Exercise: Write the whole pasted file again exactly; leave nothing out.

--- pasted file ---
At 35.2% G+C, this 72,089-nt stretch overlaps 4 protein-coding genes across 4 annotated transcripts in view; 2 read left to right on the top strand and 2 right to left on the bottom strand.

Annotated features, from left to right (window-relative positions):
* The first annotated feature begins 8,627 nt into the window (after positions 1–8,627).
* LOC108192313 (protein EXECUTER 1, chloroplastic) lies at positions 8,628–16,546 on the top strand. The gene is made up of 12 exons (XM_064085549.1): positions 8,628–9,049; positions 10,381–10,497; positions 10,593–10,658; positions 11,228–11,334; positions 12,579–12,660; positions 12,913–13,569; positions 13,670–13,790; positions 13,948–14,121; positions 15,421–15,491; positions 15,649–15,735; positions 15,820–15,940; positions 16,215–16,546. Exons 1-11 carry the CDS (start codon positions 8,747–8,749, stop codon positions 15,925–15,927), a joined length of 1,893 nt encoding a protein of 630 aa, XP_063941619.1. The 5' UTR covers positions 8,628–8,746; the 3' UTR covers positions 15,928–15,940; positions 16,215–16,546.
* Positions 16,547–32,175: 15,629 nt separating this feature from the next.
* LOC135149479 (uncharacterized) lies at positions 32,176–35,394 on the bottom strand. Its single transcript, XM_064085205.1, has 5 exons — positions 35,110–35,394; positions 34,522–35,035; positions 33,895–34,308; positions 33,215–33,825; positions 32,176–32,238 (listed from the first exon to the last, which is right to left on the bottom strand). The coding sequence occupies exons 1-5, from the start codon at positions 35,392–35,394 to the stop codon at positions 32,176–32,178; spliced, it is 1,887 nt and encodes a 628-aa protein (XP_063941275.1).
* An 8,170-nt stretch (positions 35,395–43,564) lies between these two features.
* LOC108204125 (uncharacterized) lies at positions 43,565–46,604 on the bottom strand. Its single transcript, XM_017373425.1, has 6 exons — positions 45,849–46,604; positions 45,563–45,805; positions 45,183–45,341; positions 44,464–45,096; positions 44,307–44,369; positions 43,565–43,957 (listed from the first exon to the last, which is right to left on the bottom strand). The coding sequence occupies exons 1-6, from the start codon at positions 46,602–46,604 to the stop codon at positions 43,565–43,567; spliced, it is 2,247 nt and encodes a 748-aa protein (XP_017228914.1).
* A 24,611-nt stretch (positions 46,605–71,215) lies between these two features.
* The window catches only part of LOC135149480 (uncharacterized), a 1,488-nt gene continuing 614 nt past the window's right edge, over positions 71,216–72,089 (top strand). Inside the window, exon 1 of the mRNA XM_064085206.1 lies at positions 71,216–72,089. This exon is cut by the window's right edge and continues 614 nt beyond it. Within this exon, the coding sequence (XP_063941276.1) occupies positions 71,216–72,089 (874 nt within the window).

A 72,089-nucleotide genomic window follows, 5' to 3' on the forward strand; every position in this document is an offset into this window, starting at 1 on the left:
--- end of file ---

At 35.2% G+C, this 72,089-nt stretch overlaps 4 protein-coding genes across 4 annotated transcripts in view; 2 read left to right on the top strand and 2 right to left on the bottom strand.

Annotated features, from left to right (window-relative positions):
* The first annotated feature begins 8,627 nt into the window (after positions 1–8,627).
* LOC108192313 (protein EXECUTER 1, chloroplastic) lies at positions 8,628–16,546 on the top strand. The gene is made up of 12 exons (XM_064085549.1): positions 8,628–9,049; positions 10,381–10,497; positions 10,593–10,658; positions 11,228–11,334; positions 12,579–12,660; positions 12,913–13,569; positions 13,670–13,790; positions 13,948–14,121; positions 15,421–15,491; positions 15,649–15,735; positions 15,820–15,940; positions 16,215–16,546. Exons 1-11 carry the CDS (start codon positions 8,747–8,749, stop codon positions 15,925–15,927), a joined length of 1,893 nt encoding a protein of 630 aa, XP_063941619.1. The 5' UTR covers positions 8,628–8,746; the 3' UTR covers positions 15,928–15,940; positions 16,215–16,546.
* Positions 16,547–32,175: 15,629 nt separating this feature from the next.
* LOC135149479 (uncharacterized) lies at positions 32,176–35,394 on the bottom strand. Its single transcript, XM_064085205.1, has 5 exons — positions 35,110–35,394; positions 34,522–35,035; positions 33,895–34,308; positions 33,215–33,825; positions 32,176–32,238 (listed from the first exon to the last, which is right to left on the bottom strand). The coding sequence occupies exons 1-5, from the start codon at positions 35,392–35,394 to the stop codon at positions 32,176–32,178; spliced, it is 1,887 nt and encodes a 628-aa protein (XP_063941275.1).
* An 8,170-nt stretch (positions 35,395–43,564) lies between these two features.
* LOC108204125 (uncharacterized) lies at positions 43,565–46,604 on the bottom strand. Its single transcript, XM_017373425.1, has 6 exons — positions 45,849–46,604; positions 45,563–45,805; positions 45,183–45,341; positions 44,464–45,096; positions 44,307–44,369; positions 43,565–43,957 (listed from the first exon to the last, which is right to left on the bottom strand). The coding sequence occupies exons 1-6, from the start codon at positions 46,602–46,604 to the stop codon at positions 43,565–43,567; spliced, it is 2,247 nt and encodes a 748-aa protein (XP_017228914.1).
* A 24,611-nt stretch (positions 46,605–71,215) lies between these two features.
* The window catches only part of LOC135149480 (uncharacterized), a 1,488-nt gene continuing 614 nt past the window's right edge, over positions 71,216–72,089 (top strand). Inside the window, exon 1 of the mRNA XM_064085206.1 lies at positions 71,216–72,089. This exon is cut by the window's right edge and continues 614 nt beyond it. Within this exon, the coding sequence (XP_063941276.1) occupies positions 71,216–72,089 (874 nt within the window).

A 72,089-nucleotide genomic window follows, 5' to 3' on the forward strand; every position in this document is an offset into this window, starting at 1 on the left: